Scientists use Microsoft Kinect to Control Laser Tweezers
Tuesday, November 13, 2012
In a science-savvy hack of Micosoft's Xbox Kinect, scientists are putting control of single molecules, cells and even strands of DNA in the palm of your hands.
In a paper published on the arXiv, Craig McDonald, David McGloin and their colleagues at the University of Dundee, are using the Kinect to manipulate optical tweezers-- intensely focused beams of light that can trap, move and rotate microscopic particles. They call it HoloHands. The intuitive Kinect control of optical tweezers and other scientific tools has the potential to make these tools accessible to a broader audience that includes interdisciplinary scientists, schools, and museums, the scientists say.
When Microsoft released the software development platform for Kinect in 2011, they opened up the kind of crowd-sourced development that Apple achieved by allowing anyone to develop Apps (see Make's point on why this might not be as successful as the app store here). Pairing an infrared laser and a tiny camera, the Kinect locates objects in three-dimensional space and tracks the movement of specific body parts, repeating measurements 200 times per second. You can read the Microsoft research team's paper here.
Now, researchers are using the Kinect to control lasers and make scientific experiments tactile and intuitive. Surrounding a particle with intensely focused beams of light, scientists use optical tweezers to trap individual cells, manipulate viruses, track molecular motors carrying material inside a cell, and measure the elasticity of a single strand of DNA. The process requires impeccably precise optical alignment and until recently, it was only possible to move one particle at a time. Now, there's an iTweezer App for that.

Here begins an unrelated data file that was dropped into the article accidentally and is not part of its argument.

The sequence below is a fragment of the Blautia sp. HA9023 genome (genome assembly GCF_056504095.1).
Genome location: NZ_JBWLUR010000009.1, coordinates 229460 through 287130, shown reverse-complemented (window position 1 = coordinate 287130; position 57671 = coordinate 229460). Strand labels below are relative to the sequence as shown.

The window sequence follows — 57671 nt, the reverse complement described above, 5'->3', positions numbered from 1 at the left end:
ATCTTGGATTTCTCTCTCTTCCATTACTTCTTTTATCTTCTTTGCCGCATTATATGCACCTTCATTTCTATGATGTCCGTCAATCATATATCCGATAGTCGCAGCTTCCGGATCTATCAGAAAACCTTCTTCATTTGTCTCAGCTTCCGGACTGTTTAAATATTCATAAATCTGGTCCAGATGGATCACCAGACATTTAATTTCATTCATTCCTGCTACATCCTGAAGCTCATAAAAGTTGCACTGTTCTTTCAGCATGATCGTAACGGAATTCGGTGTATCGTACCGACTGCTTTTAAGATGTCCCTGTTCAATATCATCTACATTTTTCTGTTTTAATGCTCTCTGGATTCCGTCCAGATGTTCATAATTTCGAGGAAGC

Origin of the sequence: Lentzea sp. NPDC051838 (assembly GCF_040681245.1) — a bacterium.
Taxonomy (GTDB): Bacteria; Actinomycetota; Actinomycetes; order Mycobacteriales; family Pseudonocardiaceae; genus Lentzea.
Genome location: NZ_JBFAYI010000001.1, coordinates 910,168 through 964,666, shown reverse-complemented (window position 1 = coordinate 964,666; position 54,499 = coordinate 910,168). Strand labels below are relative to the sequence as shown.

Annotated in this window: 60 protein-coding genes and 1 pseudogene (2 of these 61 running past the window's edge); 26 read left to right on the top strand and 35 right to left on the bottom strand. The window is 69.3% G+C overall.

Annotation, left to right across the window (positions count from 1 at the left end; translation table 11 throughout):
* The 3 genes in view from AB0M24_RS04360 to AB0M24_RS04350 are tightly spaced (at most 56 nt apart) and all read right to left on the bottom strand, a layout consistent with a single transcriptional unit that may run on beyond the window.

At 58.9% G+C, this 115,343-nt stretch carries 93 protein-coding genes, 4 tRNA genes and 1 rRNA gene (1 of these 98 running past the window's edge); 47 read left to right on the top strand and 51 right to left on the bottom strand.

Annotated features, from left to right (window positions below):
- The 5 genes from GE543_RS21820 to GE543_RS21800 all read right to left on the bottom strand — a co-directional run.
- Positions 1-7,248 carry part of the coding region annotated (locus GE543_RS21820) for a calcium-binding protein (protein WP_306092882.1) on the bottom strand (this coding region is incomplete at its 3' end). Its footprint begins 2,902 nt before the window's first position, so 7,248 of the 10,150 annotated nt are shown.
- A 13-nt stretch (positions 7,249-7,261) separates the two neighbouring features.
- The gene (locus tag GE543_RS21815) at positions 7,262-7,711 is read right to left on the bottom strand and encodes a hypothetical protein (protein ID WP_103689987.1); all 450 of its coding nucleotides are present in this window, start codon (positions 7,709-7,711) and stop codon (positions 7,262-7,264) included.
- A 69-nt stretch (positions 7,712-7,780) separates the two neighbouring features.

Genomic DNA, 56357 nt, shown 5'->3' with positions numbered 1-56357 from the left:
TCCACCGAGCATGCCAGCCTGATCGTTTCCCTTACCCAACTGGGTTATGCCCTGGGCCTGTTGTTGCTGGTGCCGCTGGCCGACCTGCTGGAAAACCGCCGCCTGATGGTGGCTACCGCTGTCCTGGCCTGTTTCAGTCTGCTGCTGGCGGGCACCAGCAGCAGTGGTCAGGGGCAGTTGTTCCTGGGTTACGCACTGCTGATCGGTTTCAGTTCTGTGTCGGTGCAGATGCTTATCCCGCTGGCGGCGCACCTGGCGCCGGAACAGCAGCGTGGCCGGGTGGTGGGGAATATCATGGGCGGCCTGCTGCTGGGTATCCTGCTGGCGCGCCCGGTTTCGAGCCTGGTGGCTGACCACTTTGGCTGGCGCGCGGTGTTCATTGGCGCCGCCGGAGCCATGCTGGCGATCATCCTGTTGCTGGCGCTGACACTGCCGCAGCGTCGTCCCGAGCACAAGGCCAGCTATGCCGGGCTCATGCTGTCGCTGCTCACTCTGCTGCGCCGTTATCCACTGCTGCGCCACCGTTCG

McGloin and his colleagues use the Kinect to give the user control of the optical tweezers through a series of hand gestures. A wave of the hand initiates the laser trap that grabs hold of particles. Through a series of other gestures, the researchers were able to "pick up," "move," and "put down" individual particles. Using two hands, the researchers manipulated multiple optical traps.
The researchers say that while Kinect control of optical tweezers provides an intuitive interface to manipulate microscopic particles, it won't be the best method of making quantitative measurements and future work will focus on addressing Kinect's time delay in translating user movement to the optics.
Here's my take: scientific experiments are often incredibly complex and computers play a significant role in every aspect from alignment to data collection and analysis. New ways of interacting with data offer the chance to bring the experiments off of the screen and back into your hands. At this rate, the future of data analysis might look a little more like this: